DURHAM, N.H. — Providence hoped to build on its two-goals-down, come-from-behind tie in the third period Friday night when it travelled to the unfriendly confines of New Hampshire’s Whittemore Center on Saturday, where the Friars hadn’t won since the inaugural season of the Whit in 1995-96.
The Friars did that and plenty more, upsetting the third-ranked Wildcats, 4-3, behind fourth-line junior center Marc Suderman’s two goals.
“I remember a couple of years ago, we shot the puck into our own net,” said Providence coach Paul Pooley about his team’s past woes at UNH. “I’ve thought we’ve always played well in this building. Tonight, we trapped them, and we were able to finish them off … finally.”
Providence improved to 9-11-2 overall (5-7-1 HEA). New Hampshire suffered just its second loss in the last 13 games and second Hockey East loss to fall to 15-4-2 (7-2-2). The Wildcats had beaten Providence three straight times and nine out of the last 11 meetings coming into the game. Providence was 1-9-0 all-time at the Whittemore Center entering the contest.
“Obviously, it was nice to get out to a lead the way we did,” said Pooley. “I never felt uncomfortable, even in the third period. We knew they would make a run, but [junior goaltender] Nolan [Schaefer] stood in there for us, and overall I was very pleased with the team’s effort tonight.”
New Hampshire came out in much the same way that they did in their last game against Merrimack (a 10-1 UNH win). The Wildcats forced the play in the Friars end for most of the first period. However, unlike the game against the Warriors, UNH had a difficult time generating any solid scoring chances — mainly due to the strong forechecking of Providence.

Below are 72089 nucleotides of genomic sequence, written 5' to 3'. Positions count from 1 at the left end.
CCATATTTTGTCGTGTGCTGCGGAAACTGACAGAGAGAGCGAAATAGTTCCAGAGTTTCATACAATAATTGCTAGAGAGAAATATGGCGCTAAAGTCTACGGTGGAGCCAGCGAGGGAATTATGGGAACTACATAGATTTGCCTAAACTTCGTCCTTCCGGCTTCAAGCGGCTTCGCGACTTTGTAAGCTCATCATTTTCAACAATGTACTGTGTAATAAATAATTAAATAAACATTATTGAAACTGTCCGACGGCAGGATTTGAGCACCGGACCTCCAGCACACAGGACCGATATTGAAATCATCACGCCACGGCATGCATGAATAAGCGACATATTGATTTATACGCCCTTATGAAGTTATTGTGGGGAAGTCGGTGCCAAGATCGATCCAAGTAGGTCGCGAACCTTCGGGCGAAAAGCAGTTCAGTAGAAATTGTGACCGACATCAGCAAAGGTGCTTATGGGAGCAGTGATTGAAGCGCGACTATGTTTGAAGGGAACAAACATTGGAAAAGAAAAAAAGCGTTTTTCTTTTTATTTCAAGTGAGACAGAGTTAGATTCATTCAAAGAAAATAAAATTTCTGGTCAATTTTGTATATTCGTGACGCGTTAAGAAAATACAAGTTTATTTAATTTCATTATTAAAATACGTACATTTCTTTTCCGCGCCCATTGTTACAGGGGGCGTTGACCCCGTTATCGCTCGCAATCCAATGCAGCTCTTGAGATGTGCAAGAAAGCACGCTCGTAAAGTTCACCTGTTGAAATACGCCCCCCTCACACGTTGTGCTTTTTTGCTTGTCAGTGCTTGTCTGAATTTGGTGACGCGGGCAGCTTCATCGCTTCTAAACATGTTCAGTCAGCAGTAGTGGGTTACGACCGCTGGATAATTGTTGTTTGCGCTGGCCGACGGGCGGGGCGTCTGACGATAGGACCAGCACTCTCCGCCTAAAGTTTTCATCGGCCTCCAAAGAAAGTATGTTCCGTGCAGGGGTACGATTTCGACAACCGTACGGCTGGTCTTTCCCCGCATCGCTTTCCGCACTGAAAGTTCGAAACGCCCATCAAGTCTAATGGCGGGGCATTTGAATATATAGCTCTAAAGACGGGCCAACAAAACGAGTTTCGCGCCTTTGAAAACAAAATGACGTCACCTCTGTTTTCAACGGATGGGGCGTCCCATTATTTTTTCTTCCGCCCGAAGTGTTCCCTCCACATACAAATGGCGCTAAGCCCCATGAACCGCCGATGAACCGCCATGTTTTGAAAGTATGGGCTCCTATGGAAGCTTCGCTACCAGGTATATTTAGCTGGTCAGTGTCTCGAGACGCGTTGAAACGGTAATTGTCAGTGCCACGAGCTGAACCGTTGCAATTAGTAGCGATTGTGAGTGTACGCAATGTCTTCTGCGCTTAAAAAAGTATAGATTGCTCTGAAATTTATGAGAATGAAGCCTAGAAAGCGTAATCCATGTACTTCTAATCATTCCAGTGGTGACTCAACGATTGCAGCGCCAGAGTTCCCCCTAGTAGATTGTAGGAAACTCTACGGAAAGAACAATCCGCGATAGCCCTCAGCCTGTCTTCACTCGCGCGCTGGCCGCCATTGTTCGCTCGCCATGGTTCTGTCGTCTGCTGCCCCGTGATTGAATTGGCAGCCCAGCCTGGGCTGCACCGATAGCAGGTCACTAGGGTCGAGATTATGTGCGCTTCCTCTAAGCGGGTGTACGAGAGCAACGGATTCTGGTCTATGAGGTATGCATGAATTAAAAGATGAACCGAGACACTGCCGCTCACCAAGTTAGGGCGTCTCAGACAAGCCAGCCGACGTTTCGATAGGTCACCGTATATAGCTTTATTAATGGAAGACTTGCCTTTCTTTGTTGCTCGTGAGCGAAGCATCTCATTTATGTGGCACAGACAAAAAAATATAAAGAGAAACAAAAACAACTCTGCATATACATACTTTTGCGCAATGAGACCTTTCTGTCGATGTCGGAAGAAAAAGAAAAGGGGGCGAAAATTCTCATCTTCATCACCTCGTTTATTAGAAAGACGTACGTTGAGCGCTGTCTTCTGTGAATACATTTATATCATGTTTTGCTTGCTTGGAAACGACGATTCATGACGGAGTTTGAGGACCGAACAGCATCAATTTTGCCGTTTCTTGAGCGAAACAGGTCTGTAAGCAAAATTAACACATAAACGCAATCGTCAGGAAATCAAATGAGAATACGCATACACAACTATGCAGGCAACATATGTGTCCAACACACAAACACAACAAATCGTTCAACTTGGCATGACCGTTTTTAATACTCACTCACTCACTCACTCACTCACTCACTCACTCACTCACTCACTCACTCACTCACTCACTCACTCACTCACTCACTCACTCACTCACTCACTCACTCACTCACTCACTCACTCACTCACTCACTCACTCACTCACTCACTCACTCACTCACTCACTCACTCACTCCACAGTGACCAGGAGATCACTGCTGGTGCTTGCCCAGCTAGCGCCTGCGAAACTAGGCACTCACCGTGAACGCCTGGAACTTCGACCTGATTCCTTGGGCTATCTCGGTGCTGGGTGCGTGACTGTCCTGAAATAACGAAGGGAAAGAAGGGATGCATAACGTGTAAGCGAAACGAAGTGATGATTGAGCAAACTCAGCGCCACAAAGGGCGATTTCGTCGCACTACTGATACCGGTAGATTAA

The Friars, averaging almost 6-foot-1 per man, played a physical first 20 minutes and were in the Wildcats’ faces all period.
At the 4:47 mark of the first, Providence junior defenseman Shawn Weiman went off for holding. On the ensuing power play, New Hampshire could not muster a single shot against Schaefer (11 saves in the period).
“Obviously, we’re disappointed. It was not a good night,” said UNH head coach Dick Umile. “As good as we played in the third (period), we played that badly in the second and that’s what cost us the game.”
With the Friars busy trying to contain UNH’s high-octane offense most of the period, Providence was unable to generate many chances of their own. In fact, the Friars did not register a shot on goal for the first seven minutes of the game. However, when UNH sophmore left wing Pat Foley went off for tripping at 7:07, the Friars saw their chance.